Returning to those startling early images of Medusa, with her bared teeth and frightful snake hair, there’s a narrative here on how transforming her into something benignly ornamental was another level of control.
Still no matter her form — or decapitation — her gaze is never averted, looking directly at the viewer as an assertion of her horrifying power that cannot be completely subverted by beauty.
In her 2017 book, classicist Mary Beard explores how the image of Medusa is used to skewer women in contemporary politics, from Angela Merkel to Hillary Clinton (with Trump as Perseus in a popular manifestation).
“There have been all kinds of well-known feminist attempts over the last fifty years or more to reclaim Medusa for female power (‘Laugh with Medusa’, as the title of one recent collection of essays almost put it) — not to mention the use of her as the Versace logo — but it’s made not a blind bit of difference to the way she has been used in attacks on female politicians,” writes Beard.
Conclusions are among the hardest parts of an essay to write well. You need to leave your reader with the best possible impression of your work.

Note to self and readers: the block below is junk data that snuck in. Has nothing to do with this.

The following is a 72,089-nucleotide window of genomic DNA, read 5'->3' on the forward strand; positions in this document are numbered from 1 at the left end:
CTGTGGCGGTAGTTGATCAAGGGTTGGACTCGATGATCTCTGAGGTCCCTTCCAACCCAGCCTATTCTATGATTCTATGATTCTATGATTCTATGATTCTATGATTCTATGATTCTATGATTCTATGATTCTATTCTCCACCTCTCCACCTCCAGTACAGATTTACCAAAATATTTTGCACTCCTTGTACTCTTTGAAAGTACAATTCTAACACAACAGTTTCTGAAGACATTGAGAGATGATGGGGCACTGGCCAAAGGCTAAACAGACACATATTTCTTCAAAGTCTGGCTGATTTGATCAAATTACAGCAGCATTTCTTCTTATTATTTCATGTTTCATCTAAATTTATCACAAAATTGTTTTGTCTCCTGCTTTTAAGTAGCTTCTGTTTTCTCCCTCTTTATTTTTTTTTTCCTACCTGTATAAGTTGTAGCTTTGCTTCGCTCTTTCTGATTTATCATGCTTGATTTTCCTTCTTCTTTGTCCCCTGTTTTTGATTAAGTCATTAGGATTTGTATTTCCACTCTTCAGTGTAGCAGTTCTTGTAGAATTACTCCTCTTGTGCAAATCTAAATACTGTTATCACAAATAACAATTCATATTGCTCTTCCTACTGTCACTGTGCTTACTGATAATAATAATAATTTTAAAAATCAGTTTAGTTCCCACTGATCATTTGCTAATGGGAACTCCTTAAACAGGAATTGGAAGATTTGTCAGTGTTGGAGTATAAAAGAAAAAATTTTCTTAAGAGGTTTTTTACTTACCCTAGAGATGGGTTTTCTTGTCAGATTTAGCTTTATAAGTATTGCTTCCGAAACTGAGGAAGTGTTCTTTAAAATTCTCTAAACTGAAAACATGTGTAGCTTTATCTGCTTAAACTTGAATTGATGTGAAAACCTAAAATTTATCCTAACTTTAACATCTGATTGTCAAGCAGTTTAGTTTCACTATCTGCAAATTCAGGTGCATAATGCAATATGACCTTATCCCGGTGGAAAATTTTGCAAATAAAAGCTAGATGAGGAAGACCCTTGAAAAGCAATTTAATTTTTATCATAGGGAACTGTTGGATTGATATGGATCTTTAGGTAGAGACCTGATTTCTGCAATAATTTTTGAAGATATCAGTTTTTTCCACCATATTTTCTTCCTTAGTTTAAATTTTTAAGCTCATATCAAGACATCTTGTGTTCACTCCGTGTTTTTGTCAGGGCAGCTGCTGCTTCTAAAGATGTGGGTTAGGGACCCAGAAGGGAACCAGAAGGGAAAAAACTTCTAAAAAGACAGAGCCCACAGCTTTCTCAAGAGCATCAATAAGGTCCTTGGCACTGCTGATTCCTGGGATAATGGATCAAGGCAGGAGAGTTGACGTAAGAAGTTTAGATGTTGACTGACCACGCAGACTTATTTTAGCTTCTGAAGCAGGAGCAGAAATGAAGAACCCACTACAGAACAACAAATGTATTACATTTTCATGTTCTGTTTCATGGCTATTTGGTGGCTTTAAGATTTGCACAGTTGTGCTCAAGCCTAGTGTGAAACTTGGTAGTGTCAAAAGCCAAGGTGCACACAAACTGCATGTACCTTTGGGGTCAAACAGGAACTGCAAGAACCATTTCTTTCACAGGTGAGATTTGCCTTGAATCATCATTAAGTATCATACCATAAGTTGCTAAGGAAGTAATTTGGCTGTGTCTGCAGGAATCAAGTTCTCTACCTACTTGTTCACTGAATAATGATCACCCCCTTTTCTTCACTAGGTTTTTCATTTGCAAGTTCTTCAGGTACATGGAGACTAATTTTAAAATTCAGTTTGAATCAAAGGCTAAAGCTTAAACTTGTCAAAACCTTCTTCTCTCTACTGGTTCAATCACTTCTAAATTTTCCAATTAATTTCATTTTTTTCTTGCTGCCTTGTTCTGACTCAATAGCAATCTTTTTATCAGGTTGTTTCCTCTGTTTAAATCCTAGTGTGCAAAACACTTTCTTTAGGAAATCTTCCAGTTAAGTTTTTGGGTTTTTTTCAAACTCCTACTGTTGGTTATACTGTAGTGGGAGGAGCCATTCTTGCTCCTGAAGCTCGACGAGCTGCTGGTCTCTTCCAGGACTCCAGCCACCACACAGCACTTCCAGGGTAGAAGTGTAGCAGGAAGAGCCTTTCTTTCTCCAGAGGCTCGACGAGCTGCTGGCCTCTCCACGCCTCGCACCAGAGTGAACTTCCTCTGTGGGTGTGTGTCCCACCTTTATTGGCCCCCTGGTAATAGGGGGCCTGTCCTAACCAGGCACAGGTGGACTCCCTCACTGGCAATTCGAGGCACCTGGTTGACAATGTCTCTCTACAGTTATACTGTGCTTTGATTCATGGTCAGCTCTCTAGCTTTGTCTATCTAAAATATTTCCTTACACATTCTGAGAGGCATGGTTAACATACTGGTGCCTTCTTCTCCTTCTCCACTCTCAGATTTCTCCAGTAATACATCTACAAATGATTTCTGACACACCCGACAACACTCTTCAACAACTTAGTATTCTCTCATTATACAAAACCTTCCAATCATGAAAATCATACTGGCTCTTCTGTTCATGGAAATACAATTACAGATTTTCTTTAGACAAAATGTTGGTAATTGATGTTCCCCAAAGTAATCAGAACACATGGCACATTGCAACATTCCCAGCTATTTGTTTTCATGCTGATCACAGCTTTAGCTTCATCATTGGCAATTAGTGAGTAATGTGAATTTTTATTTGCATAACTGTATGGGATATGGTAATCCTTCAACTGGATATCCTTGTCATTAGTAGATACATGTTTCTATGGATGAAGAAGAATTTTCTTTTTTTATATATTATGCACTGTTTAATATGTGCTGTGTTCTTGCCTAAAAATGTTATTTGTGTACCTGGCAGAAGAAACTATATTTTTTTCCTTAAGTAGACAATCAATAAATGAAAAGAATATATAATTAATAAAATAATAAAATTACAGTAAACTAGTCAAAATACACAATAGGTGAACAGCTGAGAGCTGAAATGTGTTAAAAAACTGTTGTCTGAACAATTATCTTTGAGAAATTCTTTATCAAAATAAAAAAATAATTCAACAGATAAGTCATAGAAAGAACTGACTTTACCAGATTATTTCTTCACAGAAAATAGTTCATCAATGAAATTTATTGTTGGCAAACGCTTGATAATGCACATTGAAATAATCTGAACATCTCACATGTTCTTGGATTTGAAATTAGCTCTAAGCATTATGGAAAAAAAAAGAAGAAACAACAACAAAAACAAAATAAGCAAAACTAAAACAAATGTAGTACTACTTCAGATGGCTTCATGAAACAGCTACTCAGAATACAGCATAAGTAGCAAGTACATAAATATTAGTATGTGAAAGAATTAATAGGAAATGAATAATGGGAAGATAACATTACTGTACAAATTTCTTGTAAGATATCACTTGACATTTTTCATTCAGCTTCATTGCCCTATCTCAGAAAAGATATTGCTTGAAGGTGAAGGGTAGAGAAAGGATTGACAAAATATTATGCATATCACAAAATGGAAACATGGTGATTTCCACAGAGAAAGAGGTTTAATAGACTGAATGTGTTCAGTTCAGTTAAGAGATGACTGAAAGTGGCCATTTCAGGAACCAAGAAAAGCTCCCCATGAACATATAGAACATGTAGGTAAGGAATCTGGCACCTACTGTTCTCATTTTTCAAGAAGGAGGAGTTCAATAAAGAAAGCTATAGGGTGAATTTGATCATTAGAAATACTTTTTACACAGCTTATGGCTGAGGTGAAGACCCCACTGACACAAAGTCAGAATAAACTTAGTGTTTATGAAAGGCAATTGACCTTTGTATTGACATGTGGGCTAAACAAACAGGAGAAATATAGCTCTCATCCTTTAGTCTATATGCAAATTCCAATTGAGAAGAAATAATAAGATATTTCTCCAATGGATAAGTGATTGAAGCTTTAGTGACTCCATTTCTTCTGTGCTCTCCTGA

And, you need to somehow recap all your central points without simply repeating yourself. We explain it all in more depth below – read on for our tips on how to conclude an essay effectively. It’s a question that seems, on the face of it, to have a perfectly simple answer.These later images may have lost the gaping mouth, sharp teeth, and beard, but they preserve the most striking quality of the Gorgon: the piercing and unflinching outward gaze.”On a chariot-pole finial from 1st-2nd century Rome, Medusa is almost angelic with her flowing hair (and a pair of snakes peeking through her tresses), yet her penetrating eyes of inlaid silver recall her petrifying gaze.On funerary urns or armor, she was a talisman of protection, those eyes symbolically warding off evil.In it, a nude Perseus proudly presents the dead Gorgon’s head in one hand, grasping some of the hair that writhes with a few subtle serpents.Her expression is one of surprised, but unblinking, sorrow.Chariot pole finial with the head of Medusa (detail) (Roman, Imperial, 1st–2nd century CE), bronze, silver, and copper, height: 7 1/4 inches, width: 7 inches; diameter: 4 1/4 inches (courtesy the Metropolitan Museum of Art, New York; Rogers Fund, 1918)The earliest portrayals of Medusa show a grotesque part human, part animal creature with wings and boar-like tusks.By the fifth century BCE, that figure from Greek myth began to morph into an alluring seductress, shaped by the idealization of the body in Greek art.The Classical period of Greek art — from 480 to 323 BCE — further associated beauty with danger when Medusa, the sirens, sphinxes, and Scylla all got a little hotter, losing some scales and wings as their bodies were more and more humanized.Terracotta pelike (jar) with Perseus beheading the sleeping Medusa, attributed to Polygnotos (Greek, 450–440 BCE), terracotta, height: 18 13/16 inches, diameter: 13 1/2 inches (courtesy the Metropolitan Museum of Art, Rogers Fund, 1945)Madeleine Glennon in a 2017 essay on “Medusa in Ancient Greek Art” for the Met notes that “Classical and Hellenistic images of Medusa are more human, but she retains a sense of the unknown through specific supernatural details such as wings and snakes."Words and phrases like 'recap', 'summary' and 'restatement of your thesis' don't accurately describe what an essay conclusion is.A conclusion is so much more, and a lot hinges on how well it is done." But none of the phrases above fully grasp the function of an essay conclusion.